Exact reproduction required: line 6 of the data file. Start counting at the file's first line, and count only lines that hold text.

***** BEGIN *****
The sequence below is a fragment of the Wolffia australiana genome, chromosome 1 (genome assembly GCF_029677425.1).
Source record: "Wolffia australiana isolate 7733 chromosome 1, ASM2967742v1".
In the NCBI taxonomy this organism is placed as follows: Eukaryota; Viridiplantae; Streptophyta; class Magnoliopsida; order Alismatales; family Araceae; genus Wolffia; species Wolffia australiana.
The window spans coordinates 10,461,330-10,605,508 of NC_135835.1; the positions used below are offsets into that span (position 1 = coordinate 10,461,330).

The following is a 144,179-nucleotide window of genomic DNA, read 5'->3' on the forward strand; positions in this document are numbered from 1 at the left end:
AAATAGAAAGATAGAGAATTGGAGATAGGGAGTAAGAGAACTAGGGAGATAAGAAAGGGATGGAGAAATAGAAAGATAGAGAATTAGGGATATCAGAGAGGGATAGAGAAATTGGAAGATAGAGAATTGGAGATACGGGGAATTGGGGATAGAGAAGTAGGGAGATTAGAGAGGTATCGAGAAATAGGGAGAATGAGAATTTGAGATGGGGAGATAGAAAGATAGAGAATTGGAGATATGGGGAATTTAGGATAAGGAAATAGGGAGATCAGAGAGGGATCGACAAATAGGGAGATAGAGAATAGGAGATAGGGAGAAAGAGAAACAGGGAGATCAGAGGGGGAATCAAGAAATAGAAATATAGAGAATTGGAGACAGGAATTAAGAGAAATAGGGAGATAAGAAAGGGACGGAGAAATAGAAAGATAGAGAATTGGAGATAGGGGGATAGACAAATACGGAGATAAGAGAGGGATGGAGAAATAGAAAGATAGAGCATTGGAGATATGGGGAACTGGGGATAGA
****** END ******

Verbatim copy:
AAATAGAAAGATAGAGAATTGGAGATAGGGAGTAAGAGAACTAGGGAGATAAGAAAGGGATGGAGAAATAGAAAGATAGAGAATTAGGGATATCAGAGAGGGATAGAGAAATTGGAAGATAGAGAATTGGAGATACGGGGAATTGGGGATAGAGAAGTAGGGAGATTAGAGAGGTATCGAGAAATAGGGAGAATGAGAATTTGAGATGGGGAGATAGAAAGATAGAGAATTGGAGATATGGGGAATTTAGGATAAGGAAATAGGGAGATCAGAGAGGGATCGACAAATAGGGAGATAGAGAATAGGAGATAGGGAGAAAGAGAAACAGGGAGATCAGAGGGGGAATCAAGAAATAGAAATATAGAGAATTGGAGACAGGAATTAAGAGAAATAGGGAGATAAGAAAGGGACGGAGAAATAGAAAGATAGAGAATTGGAGATAGGGGGATAGACAAATACGGAGATAAGAGAGGGATGGAGAAATAGAAAGATAGAGCATTGGAGATATGGGGAACTGGGGATAGA